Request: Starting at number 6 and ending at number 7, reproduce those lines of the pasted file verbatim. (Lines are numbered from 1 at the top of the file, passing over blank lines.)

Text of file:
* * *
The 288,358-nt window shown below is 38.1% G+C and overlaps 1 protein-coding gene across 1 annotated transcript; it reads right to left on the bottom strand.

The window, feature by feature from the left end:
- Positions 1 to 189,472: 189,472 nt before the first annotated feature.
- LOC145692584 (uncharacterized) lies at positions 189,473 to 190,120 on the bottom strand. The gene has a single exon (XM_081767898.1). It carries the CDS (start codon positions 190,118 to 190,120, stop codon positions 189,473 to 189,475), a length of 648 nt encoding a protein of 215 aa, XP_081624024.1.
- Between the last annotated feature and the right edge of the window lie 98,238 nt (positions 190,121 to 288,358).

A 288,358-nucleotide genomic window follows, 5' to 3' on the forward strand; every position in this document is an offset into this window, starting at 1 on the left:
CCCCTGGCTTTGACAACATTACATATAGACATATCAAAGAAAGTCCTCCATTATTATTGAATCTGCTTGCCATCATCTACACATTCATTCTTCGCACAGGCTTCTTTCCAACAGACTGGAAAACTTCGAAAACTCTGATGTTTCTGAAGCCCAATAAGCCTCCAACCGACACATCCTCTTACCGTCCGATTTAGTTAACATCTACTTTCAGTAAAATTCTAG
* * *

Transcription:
A 288,358-nucleotide genomic window follows, 5' to 3' on the forward strand; every position in this document is an offset into this window, starting at 1 on the left:
CCCCTGGCTTTGACAACATTACATATAGACATATCAAAGAAAGTCCTCCATTATTATTGAATCTGCTTGCCATCATCTACACATTCATTCTTCGCACAGGCTTCTTTCCAACAGACTGGAAAACTTCGAAAACTCTGATGTTTCTGAAGCCCAATAAGCCTCCAACCGACACATCCTCTTACCGTCCGATTTAGTTAACATCTACTTTCAGTAAAATTCTAG